“People like to drink beer in a brewery,” explains Patrick Smith with Loftus Ranches. The hop forward craft beer movement has the unique ability to transform neighborhoods by bringing living wage, skilled manufacturing jobs in a growing industry to gentrifying areas. Driven by consumer demand for a more flavorful IPA style beverage, breweries are creating community across the country everywhere from rural areas to large cities.
In the 1980s, there were fewer than 100 brewing operations in the United States. Currently, 7,000 breweries are in operation. The growth of this industry has been impressive for any commercial product, but most of the hops that create the flavor of these diverse brews still come from the same spot in the state of Washington.
Hops are the pale green, papery cone of the hop plant that have been used since the 15th century to act as a preservative to the brewing process while adding bitterness and aroma. Previously hops were just a supporting role to the other elements of beer: malted barley, yeast and water. Current tastebuds demand more of flavors and hops bring the diversity to the product.
The Yakima Valley is an area of South Central Washington, about 150 miles east of Seattle, home to about 40 farms that produce 75% of our country’s hops. It is the perfect location for our nation’s hop crop for several reasons. It has the ideal combination of hot and cool desert climate, long summer days, soil composition and access to irrigation. Many of these farms, including Loftus Ranches, are anything but new and trendy.
In 1920, B.T. and Lois Loftus started their life in Moxee, Washington pursuing work on the railroad and farming a variety of crops and livestock. In 1932 they established their 5-acre hop operation. Eighty-six years later, the operation is owned and operated by 3rd generation farmer, Mike Smith, and his three children. Patrick runs the now 1,800-acre farm which also produces apples and cherries. Uniquely, a brewery exists right on the farm, Bale Breaker Brewery, run by Meghann and Kevin.
Hop production involves the same struggles that many large production crop farmers face. Labor shortages, rising costs, pests, timing, customer demand, and negotiating contracts are just some of the challenges a farmer faces. Harvest of hops occurs during the month of September and is a 24 hour a day project until harvest is over. The equipment never stops running. Loftus Ranches currently grows 9 different varieties of hops while valuing quality, sustainability, and innovation.
In a 2016 YouTube video by Loftus Ranches Mike Smith explains the expansion of their operation was a result of these challenges. “Three to four good years can be followed by six to twelve bad years. Through every one of those down cycles we would lose participants. People who just weren’t that interested anymore or didn’t have the stamina, emotional and financial, to live through those cycles.”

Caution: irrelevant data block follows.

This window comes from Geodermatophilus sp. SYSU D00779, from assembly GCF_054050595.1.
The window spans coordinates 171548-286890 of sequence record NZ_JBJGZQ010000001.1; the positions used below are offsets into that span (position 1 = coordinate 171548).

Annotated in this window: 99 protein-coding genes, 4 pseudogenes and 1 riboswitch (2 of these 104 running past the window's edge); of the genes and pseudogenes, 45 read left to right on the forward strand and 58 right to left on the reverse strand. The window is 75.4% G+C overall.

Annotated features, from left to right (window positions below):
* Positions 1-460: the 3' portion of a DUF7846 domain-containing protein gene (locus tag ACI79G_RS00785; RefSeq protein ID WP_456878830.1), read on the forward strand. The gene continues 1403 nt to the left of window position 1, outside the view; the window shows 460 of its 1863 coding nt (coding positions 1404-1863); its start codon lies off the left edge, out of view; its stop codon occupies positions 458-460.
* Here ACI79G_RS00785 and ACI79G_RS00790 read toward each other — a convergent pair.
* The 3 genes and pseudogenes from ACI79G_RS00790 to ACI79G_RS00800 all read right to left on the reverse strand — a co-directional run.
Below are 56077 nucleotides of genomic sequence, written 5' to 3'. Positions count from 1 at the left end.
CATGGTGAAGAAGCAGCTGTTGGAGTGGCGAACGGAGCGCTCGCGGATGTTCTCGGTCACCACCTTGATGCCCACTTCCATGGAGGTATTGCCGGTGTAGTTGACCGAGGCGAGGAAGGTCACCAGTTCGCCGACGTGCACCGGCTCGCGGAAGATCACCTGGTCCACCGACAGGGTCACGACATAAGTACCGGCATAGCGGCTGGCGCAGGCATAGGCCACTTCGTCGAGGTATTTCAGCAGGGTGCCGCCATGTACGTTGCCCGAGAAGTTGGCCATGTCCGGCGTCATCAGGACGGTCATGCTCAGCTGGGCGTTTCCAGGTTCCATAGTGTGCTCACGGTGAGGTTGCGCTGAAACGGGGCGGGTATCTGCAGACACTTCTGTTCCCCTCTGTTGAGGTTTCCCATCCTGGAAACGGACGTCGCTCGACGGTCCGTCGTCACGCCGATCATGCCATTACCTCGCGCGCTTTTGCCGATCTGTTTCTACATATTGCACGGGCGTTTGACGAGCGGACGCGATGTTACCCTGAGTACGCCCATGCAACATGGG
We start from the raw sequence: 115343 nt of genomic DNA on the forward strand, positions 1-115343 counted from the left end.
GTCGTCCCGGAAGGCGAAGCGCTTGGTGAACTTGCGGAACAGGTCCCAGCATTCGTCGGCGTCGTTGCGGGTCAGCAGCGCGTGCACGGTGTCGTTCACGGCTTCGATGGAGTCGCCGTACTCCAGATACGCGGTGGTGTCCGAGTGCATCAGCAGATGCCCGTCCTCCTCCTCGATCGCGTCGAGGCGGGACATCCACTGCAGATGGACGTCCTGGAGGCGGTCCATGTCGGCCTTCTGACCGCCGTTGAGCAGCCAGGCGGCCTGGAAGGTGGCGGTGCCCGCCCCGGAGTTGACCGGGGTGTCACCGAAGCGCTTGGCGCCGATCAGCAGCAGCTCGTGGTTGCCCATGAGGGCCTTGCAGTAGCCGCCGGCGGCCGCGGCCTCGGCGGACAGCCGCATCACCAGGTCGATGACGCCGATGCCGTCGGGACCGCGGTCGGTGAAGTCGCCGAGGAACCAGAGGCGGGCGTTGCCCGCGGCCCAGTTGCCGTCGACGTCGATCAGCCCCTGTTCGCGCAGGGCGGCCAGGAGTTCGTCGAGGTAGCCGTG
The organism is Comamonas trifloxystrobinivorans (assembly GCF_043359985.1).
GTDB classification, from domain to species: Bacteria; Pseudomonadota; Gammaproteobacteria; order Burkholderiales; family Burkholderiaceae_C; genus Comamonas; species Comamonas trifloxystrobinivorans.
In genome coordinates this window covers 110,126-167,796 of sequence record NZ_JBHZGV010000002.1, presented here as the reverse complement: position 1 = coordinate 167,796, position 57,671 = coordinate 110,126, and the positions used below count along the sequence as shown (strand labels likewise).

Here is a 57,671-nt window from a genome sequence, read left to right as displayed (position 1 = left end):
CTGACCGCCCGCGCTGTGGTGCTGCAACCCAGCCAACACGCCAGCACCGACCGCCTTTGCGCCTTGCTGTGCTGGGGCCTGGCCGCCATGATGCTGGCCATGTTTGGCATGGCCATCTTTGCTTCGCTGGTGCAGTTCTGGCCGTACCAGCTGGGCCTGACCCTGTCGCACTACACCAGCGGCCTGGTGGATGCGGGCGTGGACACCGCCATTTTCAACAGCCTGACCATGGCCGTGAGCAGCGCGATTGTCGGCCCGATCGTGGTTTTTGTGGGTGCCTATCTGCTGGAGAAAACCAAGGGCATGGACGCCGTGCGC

Hard work and stamina are required to keep this operation going, but family and education are equally important. Patrick, Meghann, and Kevin were encouraged and required to leave the ranch after High School and pursue an education and experience that would benefit the family’s business. “Our Dad made it clear that he wasn’t going to hire us just because we were his kids. We needed to go out and gain experience to bring value back to the farm. That was a lesson that went all the way back to our great grandfather. The old story is he said when you could drive your fancy car by the farm and could trade it in for a farm truck, you could work here,” said Patrick.
All three 4th generation farmers are graduates of the University of Washington and all spent time working in various fields related to business, consulting, marketing, finance, and investment banking. Their time in the city was well spent, as they saw the perfectly timed rise in interest of craft beer and realized that they had something special at home waiting for them. They understood they were looking at a trend to take advantage of that might be a once in a generation chance. Additional brewing education and experience was pursued by Kevin Smith, Meghan, and her husband, Kevin Quinn. Patrick’s Master's degrees in Agricultural Economics from Purdue and Business Administration from Indiana University were a large part of the development of the Bale Breaker Brewery.
Now Patrick walks the fields with his own children, the next generation of B.T. Loftus Ranch. His siblings run the brewery, where taproom guests are welcome to wander the hops fields that surround it on three sides. “Working in the same fields as I did as a child is a lot of fun. You have this connection to the land. It is a part of your DNA. It is part of who we are as a family and to be able to carry that on and see it with one of my children someday would be awesome,” says Patrick.
Posted December 14, 2018